For our Anglican Communion Story from Ghana, to which you can link from this page, my colleagues William Jarrett and Michael McGuinnes and I got very familiar with the inside of a pick-up truck. We rode the entire north-south expanse of Ghana — and back! That's about a thousand miles.
We saw the selfless work of the people of the Anglican Church in fighting the spread of deadly malaria, or caring for infants whose mothers died in childbirth, or providing eye care in a remote community.
Our trip also gave us the chance to see how the people of Ghana have embraced the Christianity that was imported with colonialism, and given it a local context. One man we met said that Africans see the neighbor as brother or sister. So doing the work of the Gospel comes naturally.
And we got the chance to live, for a few days, amidst the history and culture of West Africa.
Kumasi is Ghana’s second city and the seat of the Ashanti Kingdom, dating back to 1680. Many generations ago, the Ashanti king became an Anglican. So the current sovereign still has his special pew at St. Cyprian Cathedral, where he recently went to celebrate his sixtieth birthday.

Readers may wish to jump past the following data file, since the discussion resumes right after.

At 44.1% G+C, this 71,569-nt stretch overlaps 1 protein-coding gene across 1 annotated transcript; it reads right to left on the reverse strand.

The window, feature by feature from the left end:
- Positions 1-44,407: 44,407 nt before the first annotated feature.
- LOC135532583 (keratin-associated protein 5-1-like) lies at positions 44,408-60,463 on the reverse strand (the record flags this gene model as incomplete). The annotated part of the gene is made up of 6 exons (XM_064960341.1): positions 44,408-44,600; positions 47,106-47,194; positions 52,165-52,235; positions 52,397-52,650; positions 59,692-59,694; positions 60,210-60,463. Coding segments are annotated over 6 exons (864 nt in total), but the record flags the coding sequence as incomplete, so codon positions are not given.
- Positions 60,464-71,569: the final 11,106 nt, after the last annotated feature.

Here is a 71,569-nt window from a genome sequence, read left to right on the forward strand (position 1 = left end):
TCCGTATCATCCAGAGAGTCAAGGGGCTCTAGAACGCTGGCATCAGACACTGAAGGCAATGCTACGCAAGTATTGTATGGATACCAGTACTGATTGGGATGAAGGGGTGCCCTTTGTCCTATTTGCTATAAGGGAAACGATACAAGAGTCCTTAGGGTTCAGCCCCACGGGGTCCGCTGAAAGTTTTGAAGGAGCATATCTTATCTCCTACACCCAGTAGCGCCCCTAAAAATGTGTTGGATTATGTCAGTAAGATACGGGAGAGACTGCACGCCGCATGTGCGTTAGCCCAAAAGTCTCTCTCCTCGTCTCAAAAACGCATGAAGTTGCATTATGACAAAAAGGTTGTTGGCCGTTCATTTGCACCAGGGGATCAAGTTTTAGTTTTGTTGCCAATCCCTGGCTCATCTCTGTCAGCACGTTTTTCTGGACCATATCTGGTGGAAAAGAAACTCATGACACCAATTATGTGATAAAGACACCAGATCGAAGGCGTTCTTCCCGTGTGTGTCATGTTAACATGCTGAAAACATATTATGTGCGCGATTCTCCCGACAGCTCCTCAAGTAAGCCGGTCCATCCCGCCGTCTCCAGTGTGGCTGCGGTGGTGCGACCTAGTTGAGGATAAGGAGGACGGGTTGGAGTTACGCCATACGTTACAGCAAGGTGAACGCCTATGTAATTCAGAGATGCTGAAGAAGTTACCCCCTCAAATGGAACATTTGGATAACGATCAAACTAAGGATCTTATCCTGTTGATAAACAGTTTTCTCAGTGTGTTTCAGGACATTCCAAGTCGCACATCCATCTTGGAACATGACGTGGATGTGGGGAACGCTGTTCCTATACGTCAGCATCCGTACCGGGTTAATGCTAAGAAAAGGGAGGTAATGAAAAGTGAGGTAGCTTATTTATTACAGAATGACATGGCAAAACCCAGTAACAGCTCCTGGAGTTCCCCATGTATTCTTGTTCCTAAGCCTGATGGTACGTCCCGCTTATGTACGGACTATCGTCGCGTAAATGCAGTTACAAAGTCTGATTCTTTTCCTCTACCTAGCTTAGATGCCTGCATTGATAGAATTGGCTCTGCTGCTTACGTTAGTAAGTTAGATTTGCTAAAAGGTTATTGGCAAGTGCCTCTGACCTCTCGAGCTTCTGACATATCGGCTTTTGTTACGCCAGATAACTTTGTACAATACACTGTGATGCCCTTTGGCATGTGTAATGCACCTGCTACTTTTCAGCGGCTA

Amidst the subsistence agriculture of the heavily-Muslim north, we ate (frequently) guinea fowl and tuo zaafi, made from millet, and pronounced “Tee Zed.”
Yet, when we dined with the Bishop of Kumasi, his choice was Chinese, additional proof that there’s no place on earth outside the reach of a Chinese restaurant.
Please check out our video segment. Editor Anthony Indelicato has woven together a rich blend of material that gives us a taste of life in Ghana. And watch for the people we met. You’ll recognize them. They’re the ordinary folks, performing heroic deeds, on a daily basis!